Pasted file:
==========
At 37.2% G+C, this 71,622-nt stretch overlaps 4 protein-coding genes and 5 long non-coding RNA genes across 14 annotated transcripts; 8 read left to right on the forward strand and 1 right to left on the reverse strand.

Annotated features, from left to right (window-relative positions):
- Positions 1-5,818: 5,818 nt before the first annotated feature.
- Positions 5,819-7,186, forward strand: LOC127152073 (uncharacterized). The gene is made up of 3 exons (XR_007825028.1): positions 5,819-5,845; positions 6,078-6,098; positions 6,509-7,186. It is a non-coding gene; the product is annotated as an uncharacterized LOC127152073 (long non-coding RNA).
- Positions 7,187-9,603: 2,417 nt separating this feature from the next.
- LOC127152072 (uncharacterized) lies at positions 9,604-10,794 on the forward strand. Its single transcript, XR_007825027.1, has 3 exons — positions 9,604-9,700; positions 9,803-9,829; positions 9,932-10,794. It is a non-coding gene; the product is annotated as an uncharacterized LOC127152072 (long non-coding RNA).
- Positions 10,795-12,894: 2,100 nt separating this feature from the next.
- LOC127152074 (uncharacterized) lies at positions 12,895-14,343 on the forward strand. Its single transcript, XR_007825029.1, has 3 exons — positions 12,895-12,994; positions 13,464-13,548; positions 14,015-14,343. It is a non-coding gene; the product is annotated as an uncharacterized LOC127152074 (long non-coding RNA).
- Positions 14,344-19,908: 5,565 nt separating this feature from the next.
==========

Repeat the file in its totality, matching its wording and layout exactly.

At 37.2% G+C, this 71,622-nt stretch overlaps 4 protein-coding genes and 5 long non-coding RNA genes across 14 annotated transcripts; 8 read left to right on the forward strand and 1 right to left on the reverse strand.

Annotated features, from left to right (window-relative positions):
- Positions 1-5,818: 5,818 nt before the first annotated feature.
- Positions 5,819-7,186, forward strand: LOC127152073 (uncharacterized). The gene is made up of 3 exons (XR_007825028.1): positions 5,819-5,845; positions 6,078-6,098; positions 6,509-7,186. It is a non-coding gene; the product is annotated as an uncharacterized LOC127152073 (long non-coding RNA).
- Positions 7,187-9,603: 2,417 nt separating this feature from the next.
- LOC127152072 (uncharacterized) lies at positions 9,604-10,794 on the forward strand. Its single transcript, XR_007825027.1, has 3 exons — positions 9,604-9,700; positions 9,803-9,829; positions 9,932-10,794. It is a non-coding gene; the product is annotated as an uncharacterized LOC127152072 (long non-coding RNA).
- Positions 10,795-12,894: 2,100 nt separating this feature from the next.
- LOC127152074 (uncharacterized) lies at positions 12,895-14,343 on the forward strand. Its single transcript, XR_007825029.1, has 3 exons — positions 12,895-12,994; positions 13,464-13,548; positions 14,015-14,343. It is a non-coding gene; the product is annotated as an uncharacterized LOC127152074 (long non-coding RNA).
- Positions 14,344-19,908: 5,565 nt separating this feature from the next.